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Beer bogans and beer snobs boost craft beer scene
A boom in craft breweries in Margaret River has seen the region become a mecca for beer-drinking tourists and enabled producers to get their beer off the farm.
Despite beer consumption in Australia steadily declining over the past six years, craft brewers say their business is growing.
The Margaret River region now has 10 craft breweries, making it the most concentrated brewing area in Australia.
The region’s longest-standing brew house, Bootleg Brewery in Wilyabrup, has experienced growth in recent years despite increased competition since it opened in 1998.
Head brewer Michael Brooks said it was a difficult task to introduce people to craft beer when he started 18 years ago.
“With the emergence of great, iconic breweries in Western Australia like Little Creatures in the early 2000s, what’s happened now is this generation now used to drinking craft beer in Western Australia,” Mr Brooks said.
“They’re a lot more open-minded and their palate’s a lot more adapted now to trying different types of beer.”
Mr Brooks said the increased number of breweries on his doorstop had been beneficial, making the region a mecca for beer drinkers.
“We’ve obviously got a lot of competition, yet what we’re doing is we’re showcasing beer in a bigger shout between all the breweries,” he said.
“And what that’s doing is it’s making it a more attractive package for people coming from interstate and Perth and Asia to come to this region to visit four or five breweries instead of targeting just one.
Tourists and locals descend on craft breweries
Local surfer Julian Lelah, who has created a brewery tour business in the region, said visitors were very keen to sample beer from a range of small producers.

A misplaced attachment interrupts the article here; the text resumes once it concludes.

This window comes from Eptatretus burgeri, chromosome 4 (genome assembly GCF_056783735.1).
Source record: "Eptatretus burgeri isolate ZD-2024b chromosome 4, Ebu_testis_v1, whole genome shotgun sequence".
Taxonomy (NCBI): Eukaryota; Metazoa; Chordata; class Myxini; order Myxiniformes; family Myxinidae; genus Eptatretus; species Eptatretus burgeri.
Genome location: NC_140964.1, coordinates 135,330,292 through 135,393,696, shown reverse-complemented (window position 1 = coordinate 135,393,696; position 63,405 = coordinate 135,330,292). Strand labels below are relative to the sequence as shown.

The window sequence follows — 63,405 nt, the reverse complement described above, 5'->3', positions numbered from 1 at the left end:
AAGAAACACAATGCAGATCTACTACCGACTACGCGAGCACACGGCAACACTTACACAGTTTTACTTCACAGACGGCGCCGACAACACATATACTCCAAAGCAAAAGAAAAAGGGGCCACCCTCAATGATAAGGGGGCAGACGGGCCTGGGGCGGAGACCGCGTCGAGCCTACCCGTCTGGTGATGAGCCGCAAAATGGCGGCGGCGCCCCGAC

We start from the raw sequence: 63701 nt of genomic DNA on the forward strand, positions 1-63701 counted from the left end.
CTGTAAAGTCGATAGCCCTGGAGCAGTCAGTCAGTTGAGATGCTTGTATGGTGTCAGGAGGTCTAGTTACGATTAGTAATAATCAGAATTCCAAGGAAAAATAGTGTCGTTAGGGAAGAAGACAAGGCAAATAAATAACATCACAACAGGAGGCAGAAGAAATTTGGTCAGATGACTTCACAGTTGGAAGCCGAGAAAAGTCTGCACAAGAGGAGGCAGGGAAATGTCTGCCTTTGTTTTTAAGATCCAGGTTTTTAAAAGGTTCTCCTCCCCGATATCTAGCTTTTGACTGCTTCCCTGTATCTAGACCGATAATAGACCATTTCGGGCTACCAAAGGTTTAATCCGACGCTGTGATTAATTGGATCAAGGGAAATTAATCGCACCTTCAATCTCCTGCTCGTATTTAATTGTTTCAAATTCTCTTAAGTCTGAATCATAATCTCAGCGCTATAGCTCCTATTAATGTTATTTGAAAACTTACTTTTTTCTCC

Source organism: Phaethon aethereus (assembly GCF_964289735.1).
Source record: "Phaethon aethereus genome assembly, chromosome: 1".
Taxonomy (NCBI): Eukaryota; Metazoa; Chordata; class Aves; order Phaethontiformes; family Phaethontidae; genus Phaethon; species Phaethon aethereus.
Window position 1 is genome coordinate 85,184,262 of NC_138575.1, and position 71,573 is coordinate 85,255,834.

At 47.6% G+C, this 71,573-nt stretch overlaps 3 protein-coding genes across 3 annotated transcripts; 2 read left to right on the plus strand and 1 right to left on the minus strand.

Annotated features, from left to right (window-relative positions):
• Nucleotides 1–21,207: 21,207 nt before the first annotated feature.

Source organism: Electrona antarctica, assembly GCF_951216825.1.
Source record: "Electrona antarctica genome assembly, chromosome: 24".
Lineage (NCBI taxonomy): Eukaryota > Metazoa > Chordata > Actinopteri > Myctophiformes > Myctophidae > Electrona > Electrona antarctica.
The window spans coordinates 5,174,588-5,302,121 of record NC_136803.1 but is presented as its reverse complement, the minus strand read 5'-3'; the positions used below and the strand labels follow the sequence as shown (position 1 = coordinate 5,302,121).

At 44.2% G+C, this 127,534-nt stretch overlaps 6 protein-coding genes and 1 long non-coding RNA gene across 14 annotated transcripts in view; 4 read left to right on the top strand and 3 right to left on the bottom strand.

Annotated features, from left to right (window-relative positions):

“It’s not people building these massive places and targeting a huge market. There are lots of little, almost bars, lots of little breweries that are scattered around a region.”
“All the beer’s made on site, a lot of people are sourcing as much local ingredients as they can, so it’s a handcrafted product that you can sort of cruise around and try everyone’s different take on craft beers.”
He said the nature of craft beer, being made in small batches, enabled brewers to try new recipes.
“Most breweries on average are producing beer two times a week, so it’s just an ever-changing formula where you just get all these great variety of beers and it just opens it right up,” Mr Lelah said.
One of the region’s newer breweries, the Beer Farm, has only been open for a year, but manager George Scott said it had survived through its first winter season thanks to a steady flow of thirsty locals.
“It’s about starting that journey for everyone, it’s not about just blokes coming in to breweries anymore, it’s about everyone coming in, [including] families,” he said.
Mr Scott said the increased interest in cider in recent years had helped draw people towards craft beer and seen more women drinking beer.
“Cider’s definitely been a gateway product to get more people onto beers that are crafted and handmade by people, that are not from concentrates, that are from real apples,” he said.
Mr Scott said small bars were enabling new craft beers to get into the market outside the brewery.
“With the big brands buying up all the venues it essentially puts a block on us getting in there,” he said.
“With the small bars, they’re normally owned by smaller companies, individual people, they’re really supporting the smaller craft breweries, and it gives us a lot better opportunity to get tap points, it gives our beer a place in the market.”
Mr Scott said craft breweries in WA were working together.
“The key thing for us is that smaller breweries are really combining, doing events, working together, going into each other’s venues and drinking beer,” he said.
“Just working together to ensure that those tap points that we can get have got good quality craft beers so more consumers are drinking it.”
Bootleg Brewery’s Michael Brooks said online communities such as the Southwest Craft Beer Bogans and Perth Beer Snobs Facebook pages also helped generate interest in new beers.
“There are a lot of social media sites where people interact with each other and talk about beer,” he said.
“Someone will post up about a local beer and talk about it and 100 people will make comments on it and then from that you can network with people.
“It’s a great reach, so we get to monitor how our beers are going out there in the wide world.”
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